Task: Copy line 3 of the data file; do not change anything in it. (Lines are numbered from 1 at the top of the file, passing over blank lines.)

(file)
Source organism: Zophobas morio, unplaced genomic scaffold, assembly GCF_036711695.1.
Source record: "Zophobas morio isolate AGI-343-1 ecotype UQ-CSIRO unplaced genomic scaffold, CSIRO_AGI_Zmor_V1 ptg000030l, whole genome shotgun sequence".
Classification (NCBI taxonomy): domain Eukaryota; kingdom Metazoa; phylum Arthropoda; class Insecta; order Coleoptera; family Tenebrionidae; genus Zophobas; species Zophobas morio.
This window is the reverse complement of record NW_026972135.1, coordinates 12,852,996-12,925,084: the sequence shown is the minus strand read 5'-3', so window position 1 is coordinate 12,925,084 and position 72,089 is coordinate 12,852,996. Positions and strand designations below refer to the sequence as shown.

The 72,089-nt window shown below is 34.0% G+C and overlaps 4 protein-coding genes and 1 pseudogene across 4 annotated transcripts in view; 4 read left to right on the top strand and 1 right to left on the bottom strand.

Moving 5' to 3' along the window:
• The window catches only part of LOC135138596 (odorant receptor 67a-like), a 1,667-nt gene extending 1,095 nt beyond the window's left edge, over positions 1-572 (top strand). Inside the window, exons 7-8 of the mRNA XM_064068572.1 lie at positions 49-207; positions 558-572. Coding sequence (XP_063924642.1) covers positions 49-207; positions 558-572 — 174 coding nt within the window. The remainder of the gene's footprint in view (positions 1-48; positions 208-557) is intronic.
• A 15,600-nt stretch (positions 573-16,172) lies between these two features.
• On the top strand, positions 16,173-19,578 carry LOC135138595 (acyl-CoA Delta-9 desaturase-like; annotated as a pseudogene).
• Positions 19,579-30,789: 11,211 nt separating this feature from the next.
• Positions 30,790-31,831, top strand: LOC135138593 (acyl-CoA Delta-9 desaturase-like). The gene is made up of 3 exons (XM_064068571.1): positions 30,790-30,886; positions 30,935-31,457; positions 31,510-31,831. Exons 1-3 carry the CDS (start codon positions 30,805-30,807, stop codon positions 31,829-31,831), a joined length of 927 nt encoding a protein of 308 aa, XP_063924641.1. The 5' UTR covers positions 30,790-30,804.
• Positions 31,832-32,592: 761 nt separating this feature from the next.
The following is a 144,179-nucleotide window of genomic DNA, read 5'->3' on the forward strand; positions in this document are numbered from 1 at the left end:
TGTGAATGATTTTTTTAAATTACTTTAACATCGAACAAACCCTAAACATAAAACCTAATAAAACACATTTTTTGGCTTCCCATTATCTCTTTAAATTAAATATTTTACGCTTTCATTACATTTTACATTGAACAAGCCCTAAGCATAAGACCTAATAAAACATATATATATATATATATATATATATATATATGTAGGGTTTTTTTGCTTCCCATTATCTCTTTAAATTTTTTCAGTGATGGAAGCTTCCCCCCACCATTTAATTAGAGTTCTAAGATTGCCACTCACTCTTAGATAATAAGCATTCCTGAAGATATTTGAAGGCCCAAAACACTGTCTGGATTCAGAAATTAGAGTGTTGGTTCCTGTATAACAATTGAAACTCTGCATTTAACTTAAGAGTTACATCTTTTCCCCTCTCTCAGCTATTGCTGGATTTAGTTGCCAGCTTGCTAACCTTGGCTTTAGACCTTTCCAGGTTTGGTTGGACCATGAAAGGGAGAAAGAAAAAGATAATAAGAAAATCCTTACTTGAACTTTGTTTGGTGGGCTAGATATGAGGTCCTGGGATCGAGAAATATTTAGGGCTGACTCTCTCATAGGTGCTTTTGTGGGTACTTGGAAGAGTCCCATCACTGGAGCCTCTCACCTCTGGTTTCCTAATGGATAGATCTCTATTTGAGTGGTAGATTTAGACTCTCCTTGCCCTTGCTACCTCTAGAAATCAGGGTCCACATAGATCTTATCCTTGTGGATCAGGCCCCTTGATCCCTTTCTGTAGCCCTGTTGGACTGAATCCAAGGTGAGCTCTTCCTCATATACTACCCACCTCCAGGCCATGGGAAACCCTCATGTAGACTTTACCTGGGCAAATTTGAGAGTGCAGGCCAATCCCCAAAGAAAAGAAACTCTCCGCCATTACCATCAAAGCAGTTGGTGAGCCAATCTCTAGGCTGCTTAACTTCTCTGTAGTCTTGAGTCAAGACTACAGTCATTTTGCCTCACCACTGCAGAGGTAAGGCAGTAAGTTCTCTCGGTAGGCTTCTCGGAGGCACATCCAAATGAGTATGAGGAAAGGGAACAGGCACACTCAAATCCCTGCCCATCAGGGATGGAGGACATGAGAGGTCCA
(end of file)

Classification (NCBI taxonomy): domain Eukaryota; kingdom Metazoa; phylum Arthropoda; class Insecta; order Coleoptera; family Tenebrionidae; genus Zophobas; species Zophobas morio.